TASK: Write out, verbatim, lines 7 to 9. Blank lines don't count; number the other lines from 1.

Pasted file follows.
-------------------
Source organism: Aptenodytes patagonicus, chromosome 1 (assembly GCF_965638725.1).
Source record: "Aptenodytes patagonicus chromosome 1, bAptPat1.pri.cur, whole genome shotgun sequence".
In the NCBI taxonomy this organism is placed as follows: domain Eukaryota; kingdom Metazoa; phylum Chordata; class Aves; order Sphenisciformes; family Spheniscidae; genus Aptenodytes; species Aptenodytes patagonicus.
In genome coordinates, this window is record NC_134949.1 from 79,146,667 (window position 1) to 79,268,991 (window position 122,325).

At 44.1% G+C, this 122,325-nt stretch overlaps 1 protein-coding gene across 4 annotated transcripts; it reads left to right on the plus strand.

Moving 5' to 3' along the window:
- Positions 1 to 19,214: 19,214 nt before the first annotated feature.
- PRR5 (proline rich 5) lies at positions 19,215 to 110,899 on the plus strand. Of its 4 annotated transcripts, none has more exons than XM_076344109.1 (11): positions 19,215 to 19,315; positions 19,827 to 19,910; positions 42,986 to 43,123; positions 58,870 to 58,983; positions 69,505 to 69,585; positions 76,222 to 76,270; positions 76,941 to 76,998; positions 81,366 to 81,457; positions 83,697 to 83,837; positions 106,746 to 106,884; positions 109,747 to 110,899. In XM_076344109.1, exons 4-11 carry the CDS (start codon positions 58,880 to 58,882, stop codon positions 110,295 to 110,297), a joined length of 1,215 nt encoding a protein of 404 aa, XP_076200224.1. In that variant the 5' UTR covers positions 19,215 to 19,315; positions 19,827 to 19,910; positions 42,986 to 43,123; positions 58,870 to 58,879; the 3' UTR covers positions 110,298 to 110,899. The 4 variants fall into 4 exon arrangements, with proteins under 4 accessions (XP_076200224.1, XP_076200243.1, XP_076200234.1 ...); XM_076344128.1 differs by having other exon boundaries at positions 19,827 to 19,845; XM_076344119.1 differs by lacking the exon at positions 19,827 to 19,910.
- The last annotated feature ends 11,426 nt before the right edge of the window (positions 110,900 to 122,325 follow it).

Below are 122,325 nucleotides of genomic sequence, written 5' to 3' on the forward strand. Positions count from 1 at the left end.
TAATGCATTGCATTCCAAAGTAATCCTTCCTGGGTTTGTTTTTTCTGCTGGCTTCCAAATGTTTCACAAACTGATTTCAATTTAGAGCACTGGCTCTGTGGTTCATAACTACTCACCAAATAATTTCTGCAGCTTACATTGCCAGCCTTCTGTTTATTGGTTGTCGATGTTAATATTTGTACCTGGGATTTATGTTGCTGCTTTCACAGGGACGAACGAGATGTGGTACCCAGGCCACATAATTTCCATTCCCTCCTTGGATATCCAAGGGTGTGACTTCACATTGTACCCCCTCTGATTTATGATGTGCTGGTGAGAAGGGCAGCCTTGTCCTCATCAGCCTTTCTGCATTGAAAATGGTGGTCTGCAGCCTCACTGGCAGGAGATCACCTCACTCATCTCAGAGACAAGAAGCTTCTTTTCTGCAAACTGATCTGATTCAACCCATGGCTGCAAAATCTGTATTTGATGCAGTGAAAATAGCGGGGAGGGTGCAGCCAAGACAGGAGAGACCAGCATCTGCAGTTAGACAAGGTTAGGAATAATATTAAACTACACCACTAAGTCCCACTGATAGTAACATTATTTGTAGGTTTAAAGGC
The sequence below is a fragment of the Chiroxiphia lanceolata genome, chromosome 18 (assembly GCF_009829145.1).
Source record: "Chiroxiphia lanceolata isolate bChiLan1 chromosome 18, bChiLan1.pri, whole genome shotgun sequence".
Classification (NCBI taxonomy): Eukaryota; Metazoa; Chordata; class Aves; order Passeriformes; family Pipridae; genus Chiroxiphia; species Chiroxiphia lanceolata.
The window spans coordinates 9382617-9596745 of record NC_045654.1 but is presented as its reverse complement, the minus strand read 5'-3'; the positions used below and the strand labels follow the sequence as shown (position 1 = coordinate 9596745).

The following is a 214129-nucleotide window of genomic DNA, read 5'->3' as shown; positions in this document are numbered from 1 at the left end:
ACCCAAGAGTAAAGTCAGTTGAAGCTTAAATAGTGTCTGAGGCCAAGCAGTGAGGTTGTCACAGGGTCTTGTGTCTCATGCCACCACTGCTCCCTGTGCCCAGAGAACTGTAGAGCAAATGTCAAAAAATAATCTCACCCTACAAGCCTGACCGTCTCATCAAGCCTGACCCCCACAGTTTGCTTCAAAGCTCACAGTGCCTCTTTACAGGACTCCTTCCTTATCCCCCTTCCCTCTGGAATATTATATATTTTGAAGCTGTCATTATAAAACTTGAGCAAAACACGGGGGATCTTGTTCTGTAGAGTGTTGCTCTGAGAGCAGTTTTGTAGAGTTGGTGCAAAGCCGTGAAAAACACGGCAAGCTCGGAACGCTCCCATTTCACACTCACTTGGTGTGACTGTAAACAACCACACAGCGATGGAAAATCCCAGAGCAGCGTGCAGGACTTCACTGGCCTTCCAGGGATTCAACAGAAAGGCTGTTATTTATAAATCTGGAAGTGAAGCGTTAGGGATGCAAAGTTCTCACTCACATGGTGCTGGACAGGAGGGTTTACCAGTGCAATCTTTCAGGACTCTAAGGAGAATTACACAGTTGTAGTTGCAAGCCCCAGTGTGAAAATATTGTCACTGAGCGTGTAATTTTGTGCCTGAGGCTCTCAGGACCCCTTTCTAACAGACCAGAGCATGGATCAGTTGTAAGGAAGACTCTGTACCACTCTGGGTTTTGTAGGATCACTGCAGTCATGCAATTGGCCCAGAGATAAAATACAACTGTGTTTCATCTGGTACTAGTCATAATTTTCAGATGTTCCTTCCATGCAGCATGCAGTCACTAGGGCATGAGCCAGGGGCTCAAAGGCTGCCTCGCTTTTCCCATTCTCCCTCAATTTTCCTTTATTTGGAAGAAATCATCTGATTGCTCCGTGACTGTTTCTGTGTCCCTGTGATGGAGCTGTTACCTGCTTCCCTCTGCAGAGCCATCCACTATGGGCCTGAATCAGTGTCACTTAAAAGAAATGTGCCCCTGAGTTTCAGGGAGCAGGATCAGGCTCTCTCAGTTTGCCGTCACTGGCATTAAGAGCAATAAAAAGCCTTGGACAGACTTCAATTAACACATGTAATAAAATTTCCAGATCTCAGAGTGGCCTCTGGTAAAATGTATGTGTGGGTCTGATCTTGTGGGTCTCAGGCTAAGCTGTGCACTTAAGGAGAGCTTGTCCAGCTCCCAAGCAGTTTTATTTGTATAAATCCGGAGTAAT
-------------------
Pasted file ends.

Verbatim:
- Positions 1 to 19,214: 19,214 nt before the first annotated feature.
- PRR5 (proline rich 5) lies at positions 19,215 to 110,899 on the plus strand. Of its 4 annotated transcripts, none has more exons than XM_076344109.1 (11): positions 19,215 to 19,315; positions 19,827 to 19,910; positions 42,986 to 43,123; positions 58,870 to 58,983; positions 69,505 to 69,585; positions 76,222 to 76,270; positions 76,941 to 76,998; positions 81,366 to 81,457; positions 83,697 to 83,837; positions 106,746 to 106,884; positions 109,747 to 110,899. In XM_076344109.1, exons 4-11 carry the CDS (start codon positions 58,880 to 58,882, stop codon positions 110,295 to 110,297), a joined length of 1,215 nt encoding a protein of 404 aa, XP_076200224.1. In that variant the 5' UTR covers positions 19,215 to 19,315; positions 19,827 to 19,910; positions 42,986 to 43,123; positions 58,870 to 58,879; the 3' UTR covers positions 110,298 to 110,899. The 4 variants fall into 4 exon arrangements, with proteins under 4 accessions (XP_076200224.1, XP_076200243.1, XP_076200234.1 ...); XM_076344128.1 differs by having other exon boundaries at positions 19,827 to 19,845; XM_076344119.1 differs by lacking the exon at positions 19,827 to 19,910.
- The last annotated feature ends 11,426 nt before the right edge of the window (positions 110,900 to 122,325 follow it).